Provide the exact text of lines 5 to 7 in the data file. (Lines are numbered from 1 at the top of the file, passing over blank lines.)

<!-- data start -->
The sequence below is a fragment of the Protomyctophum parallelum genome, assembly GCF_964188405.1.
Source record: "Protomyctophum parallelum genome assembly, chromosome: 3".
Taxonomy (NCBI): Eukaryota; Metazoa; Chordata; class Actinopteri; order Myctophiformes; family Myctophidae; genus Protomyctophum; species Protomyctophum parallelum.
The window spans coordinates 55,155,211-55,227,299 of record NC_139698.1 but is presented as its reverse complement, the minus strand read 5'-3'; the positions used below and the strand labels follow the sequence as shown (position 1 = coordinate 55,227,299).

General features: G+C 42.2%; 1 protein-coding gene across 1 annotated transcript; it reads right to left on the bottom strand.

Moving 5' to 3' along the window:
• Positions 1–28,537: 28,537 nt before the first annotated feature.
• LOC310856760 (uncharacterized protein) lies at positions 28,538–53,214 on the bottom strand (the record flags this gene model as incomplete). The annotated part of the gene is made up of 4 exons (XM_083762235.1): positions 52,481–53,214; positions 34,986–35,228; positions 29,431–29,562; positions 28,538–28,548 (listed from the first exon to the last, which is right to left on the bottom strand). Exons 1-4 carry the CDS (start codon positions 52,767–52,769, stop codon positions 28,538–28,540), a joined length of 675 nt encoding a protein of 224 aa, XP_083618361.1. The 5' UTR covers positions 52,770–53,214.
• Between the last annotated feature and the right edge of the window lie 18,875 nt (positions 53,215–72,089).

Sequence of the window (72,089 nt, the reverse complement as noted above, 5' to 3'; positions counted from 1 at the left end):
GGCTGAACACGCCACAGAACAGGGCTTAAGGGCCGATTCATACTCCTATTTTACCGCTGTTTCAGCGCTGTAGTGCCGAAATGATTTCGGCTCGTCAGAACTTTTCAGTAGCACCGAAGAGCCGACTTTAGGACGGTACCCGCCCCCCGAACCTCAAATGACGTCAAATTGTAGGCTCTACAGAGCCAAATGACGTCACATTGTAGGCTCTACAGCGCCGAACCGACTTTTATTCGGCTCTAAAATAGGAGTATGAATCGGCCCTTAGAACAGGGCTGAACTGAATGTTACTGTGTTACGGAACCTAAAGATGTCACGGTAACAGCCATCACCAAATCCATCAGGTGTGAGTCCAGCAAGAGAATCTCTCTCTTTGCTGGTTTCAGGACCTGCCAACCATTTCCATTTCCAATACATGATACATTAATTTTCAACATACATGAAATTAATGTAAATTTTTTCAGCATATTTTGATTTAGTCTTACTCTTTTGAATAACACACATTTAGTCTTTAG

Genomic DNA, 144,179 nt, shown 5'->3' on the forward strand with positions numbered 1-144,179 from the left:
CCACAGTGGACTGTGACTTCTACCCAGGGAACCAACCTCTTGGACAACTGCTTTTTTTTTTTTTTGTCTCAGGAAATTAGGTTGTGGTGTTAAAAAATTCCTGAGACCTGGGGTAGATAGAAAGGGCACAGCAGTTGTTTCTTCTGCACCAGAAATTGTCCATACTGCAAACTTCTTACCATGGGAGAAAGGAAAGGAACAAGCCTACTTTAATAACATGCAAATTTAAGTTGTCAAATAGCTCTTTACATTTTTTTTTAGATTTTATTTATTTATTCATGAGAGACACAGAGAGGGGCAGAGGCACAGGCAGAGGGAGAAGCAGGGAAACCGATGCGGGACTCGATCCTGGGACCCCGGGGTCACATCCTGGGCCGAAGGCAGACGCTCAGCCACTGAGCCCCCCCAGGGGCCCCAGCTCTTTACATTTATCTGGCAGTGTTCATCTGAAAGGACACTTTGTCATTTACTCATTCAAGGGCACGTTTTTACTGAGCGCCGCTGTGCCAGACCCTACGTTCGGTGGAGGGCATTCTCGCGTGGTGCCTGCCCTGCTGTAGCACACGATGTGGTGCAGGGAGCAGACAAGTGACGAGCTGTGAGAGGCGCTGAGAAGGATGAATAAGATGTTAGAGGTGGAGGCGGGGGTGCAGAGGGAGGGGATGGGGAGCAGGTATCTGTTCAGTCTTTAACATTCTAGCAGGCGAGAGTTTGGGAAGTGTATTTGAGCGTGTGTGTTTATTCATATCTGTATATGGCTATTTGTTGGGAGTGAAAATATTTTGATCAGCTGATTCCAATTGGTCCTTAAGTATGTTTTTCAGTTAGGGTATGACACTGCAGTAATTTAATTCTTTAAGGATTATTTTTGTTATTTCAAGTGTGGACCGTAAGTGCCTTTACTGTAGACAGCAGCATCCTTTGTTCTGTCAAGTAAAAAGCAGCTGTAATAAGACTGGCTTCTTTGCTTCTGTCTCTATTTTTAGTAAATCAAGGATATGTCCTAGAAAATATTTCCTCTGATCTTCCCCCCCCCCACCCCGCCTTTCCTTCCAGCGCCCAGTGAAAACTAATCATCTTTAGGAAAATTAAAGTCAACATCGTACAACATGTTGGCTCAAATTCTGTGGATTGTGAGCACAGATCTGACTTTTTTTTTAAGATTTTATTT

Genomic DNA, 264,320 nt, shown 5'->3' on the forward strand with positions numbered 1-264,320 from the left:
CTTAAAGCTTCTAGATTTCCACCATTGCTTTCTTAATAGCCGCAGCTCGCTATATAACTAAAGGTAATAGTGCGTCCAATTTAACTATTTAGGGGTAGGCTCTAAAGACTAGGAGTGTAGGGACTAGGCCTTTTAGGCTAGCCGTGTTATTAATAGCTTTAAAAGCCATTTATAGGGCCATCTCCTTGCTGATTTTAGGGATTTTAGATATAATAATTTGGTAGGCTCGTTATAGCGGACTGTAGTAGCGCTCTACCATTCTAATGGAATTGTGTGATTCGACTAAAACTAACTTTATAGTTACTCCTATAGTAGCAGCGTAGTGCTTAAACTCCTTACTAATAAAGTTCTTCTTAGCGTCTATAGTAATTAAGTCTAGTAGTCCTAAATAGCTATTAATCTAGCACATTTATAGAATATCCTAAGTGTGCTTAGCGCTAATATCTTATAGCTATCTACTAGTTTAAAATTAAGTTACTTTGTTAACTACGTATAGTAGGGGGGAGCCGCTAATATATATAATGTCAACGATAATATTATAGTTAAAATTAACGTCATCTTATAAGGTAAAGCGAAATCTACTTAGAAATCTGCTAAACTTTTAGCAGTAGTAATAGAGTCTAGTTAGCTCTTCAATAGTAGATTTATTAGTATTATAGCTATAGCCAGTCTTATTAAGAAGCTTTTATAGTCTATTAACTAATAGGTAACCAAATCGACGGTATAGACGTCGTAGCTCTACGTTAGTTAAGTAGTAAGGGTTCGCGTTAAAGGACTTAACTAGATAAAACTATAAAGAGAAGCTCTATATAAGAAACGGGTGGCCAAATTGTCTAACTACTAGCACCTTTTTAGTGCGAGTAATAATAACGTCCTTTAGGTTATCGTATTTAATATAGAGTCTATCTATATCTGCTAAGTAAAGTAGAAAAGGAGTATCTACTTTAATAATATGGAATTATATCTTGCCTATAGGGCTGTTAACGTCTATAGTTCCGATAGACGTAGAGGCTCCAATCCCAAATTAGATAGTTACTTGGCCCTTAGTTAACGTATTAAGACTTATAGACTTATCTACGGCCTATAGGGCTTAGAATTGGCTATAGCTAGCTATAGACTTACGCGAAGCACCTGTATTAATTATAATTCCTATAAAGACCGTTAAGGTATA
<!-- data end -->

General features: G+C 42.2%; 1 protein-coding gene across 1 annotated transcript; it reads right to left on the bottom strand.

Moving 5' to 3' along the window:
• Positions 1–28,537: 28,537 nt before the first annotated feature.